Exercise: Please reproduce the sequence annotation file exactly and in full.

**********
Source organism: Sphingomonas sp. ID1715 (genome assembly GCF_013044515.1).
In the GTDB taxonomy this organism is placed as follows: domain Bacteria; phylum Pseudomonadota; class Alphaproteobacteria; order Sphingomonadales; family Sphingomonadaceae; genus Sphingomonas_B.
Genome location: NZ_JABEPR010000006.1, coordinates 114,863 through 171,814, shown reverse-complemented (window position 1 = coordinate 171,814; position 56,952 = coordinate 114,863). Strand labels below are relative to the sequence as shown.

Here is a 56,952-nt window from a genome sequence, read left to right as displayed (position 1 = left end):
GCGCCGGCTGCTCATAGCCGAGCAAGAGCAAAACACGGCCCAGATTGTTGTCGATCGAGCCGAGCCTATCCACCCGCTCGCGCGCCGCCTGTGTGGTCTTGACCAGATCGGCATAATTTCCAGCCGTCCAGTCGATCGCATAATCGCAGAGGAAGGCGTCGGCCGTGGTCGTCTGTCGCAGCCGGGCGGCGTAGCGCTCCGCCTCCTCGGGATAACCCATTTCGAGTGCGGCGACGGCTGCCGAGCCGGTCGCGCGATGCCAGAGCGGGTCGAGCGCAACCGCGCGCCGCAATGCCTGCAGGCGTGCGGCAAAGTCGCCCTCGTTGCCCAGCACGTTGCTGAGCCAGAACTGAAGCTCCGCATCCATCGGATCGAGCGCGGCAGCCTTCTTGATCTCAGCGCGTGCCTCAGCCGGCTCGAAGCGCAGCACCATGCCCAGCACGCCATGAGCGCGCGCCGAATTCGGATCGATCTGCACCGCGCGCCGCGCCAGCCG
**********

Source organism: Sphingomonas sp. ID1715 (genome assembly GCF_013044515.1).
In the GTDB taxonomy this organism is placed as follows: domain Bacteria; phylum Pseudomonadota; class Alphaproteobacteria; order Sphingomonadales; family Sphingomonadaceae; genus Sphingomonas_B.
Genome location: NZ_JABEPR010000006.1, coordinates 114,863 through 171,814, shown reverse-complemented (window position 1 = coordinate 171,814; position 56,952 = coordinate 114,863). Strand labels below are relative to the sequence as shown.

Here is a 56,952-nt window from a genome sequence, read left to right as displayed (position 1 = left end):
GCGCCGGCTGCTCATAGCCGAGCAAGAGCAAAACACGGCCCAGATTGTTGTCGATCGAGCCGAGCCTATCCACCCGCTCGCGCGCCGCCTGTGTGGTCTTGACCAGATCGGCATAATTTCCAGCCGTCCAGTCGATCGCATAATCGCAGAGGAAGGCGTCGGCCGTGGTCGTCTGTCGCAGCCGGGCGGCGTAGCGCTCCGCCTCCTCGGGATAACCCATTTCGAGTGCGGCGACGGCTGCCGAGCCGGTCGCGCGATGCCAGAGCGGGTCGAGCGCAACCGCGCGCCGCAATGCCTGCAGGCGTGCGGCAAAGTCGCCCTCGTTGCCCAGCACGTTGCTGAGCCAGAACTGAAGCTCCGCATCCATCGGATCGAGCGCGGCAGCCTTCTTGATCTCAGCGCGTGCCTCAGCCGGCTCGAAGCGCAGCACCATGCCCAGCACGCCATGAGCGCGCGCCGAATTCGGATCGATCTGCACCGCGCGCCGCGCCAGCCG